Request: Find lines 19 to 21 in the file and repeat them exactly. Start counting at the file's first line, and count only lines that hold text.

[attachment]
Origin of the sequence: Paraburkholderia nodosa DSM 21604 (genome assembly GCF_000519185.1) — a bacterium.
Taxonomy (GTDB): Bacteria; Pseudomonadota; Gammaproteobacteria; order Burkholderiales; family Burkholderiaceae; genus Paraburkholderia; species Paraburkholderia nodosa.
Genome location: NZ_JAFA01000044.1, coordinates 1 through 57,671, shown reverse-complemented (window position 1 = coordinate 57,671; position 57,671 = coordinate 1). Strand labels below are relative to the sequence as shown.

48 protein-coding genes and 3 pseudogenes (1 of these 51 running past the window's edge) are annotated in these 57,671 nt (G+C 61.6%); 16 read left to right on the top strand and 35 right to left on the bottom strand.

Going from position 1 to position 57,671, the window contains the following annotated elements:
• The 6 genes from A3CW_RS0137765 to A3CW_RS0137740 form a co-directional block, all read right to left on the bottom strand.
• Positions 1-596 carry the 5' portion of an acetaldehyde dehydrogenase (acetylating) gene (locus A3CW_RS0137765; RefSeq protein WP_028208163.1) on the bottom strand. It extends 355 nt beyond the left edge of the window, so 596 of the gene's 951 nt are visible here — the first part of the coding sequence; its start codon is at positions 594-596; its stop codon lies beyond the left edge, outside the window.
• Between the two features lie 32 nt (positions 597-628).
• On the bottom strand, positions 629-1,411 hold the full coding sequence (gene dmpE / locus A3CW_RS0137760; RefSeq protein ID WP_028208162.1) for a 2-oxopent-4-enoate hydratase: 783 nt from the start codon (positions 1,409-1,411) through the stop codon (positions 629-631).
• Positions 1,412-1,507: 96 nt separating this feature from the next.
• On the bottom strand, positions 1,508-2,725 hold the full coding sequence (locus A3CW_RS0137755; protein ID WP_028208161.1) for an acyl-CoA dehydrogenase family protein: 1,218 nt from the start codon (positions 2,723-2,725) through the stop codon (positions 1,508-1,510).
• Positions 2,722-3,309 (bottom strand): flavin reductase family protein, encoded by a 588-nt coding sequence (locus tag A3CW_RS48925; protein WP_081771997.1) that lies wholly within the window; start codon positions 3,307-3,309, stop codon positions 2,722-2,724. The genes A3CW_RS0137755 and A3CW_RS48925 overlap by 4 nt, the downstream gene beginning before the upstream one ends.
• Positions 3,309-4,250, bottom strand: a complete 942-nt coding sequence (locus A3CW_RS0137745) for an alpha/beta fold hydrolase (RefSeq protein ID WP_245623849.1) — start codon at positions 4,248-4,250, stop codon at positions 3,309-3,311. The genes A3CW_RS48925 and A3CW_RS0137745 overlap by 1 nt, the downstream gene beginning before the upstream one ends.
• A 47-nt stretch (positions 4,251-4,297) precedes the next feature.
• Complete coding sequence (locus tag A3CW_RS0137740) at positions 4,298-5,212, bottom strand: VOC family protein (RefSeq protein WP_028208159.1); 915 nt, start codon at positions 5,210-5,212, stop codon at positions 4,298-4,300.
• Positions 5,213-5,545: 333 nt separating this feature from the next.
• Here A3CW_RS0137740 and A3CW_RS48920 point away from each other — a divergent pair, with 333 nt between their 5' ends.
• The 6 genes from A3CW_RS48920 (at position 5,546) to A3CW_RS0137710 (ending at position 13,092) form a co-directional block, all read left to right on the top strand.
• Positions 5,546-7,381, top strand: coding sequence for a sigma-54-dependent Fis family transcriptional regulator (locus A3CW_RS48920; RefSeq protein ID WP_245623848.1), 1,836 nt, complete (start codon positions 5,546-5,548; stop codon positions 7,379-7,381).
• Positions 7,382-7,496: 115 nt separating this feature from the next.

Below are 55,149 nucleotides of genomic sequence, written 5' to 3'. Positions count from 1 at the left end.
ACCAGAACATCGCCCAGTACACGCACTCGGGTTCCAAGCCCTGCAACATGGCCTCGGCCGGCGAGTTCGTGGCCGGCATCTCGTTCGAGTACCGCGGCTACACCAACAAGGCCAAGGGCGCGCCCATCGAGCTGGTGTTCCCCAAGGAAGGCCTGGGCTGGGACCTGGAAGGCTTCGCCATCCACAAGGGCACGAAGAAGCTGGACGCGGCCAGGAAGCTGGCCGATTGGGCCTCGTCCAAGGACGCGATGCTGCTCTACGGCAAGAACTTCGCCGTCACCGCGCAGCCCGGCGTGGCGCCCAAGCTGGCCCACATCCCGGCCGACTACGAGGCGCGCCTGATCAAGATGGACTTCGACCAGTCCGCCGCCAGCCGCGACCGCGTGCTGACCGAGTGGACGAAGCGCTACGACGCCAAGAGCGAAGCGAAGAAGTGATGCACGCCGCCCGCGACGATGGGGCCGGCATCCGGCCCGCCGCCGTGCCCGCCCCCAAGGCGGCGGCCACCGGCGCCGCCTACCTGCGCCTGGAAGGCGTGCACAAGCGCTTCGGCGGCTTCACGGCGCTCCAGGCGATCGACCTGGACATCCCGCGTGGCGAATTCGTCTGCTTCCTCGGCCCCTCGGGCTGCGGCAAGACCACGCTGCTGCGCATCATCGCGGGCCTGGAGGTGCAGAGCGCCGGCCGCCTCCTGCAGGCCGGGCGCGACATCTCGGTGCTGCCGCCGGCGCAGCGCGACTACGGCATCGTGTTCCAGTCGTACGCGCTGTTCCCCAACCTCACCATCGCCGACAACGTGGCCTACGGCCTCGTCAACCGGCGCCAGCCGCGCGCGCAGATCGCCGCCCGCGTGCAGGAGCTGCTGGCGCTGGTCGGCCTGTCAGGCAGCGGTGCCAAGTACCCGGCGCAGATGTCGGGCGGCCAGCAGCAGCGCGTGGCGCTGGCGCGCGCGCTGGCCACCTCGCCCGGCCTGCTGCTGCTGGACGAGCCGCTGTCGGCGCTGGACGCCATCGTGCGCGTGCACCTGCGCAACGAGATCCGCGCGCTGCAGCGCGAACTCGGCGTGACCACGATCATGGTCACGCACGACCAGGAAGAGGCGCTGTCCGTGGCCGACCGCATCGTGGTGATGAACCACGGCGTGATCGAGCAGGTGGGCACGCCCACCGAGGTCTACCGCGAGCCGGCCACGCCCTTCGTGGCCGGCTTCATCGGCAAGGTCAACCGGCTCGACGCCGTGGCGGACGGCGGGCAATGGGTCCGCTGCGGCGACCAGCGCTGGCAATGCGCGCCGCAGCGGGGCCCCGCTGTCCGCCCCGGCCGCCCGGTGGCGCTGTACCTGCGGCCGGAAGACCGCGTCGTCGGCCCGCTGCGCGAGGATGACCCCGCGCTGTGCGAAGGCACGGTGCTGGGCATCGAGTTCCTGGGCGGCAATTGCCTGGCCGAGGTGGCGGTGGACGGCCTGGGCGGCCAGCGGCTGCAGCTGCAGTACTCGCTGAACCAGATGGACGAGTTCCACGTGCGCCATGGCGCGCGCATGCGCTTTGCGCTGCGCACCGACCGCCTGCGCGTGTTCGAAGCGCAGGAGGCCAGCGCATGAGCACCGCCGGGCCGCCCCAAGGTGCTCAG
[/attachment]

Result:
• Positions 5,546-7,381, top strand: coding sequence for a sigma-54-dependent Fis family transcriptional regulator (locus A3CW_RS48920; RefSeq protein ID WP_245623848.1), 1,836 nt, complete (start codon positions 5,546-5,548; stop codon positions 7,379-7,381).
• Positions 7,382-7,496: 115 nt separating this feature from the next.

Below are 55,149 nucleotides of genomic sequence, written 5' to 3'. Positions count from 1 at the left end.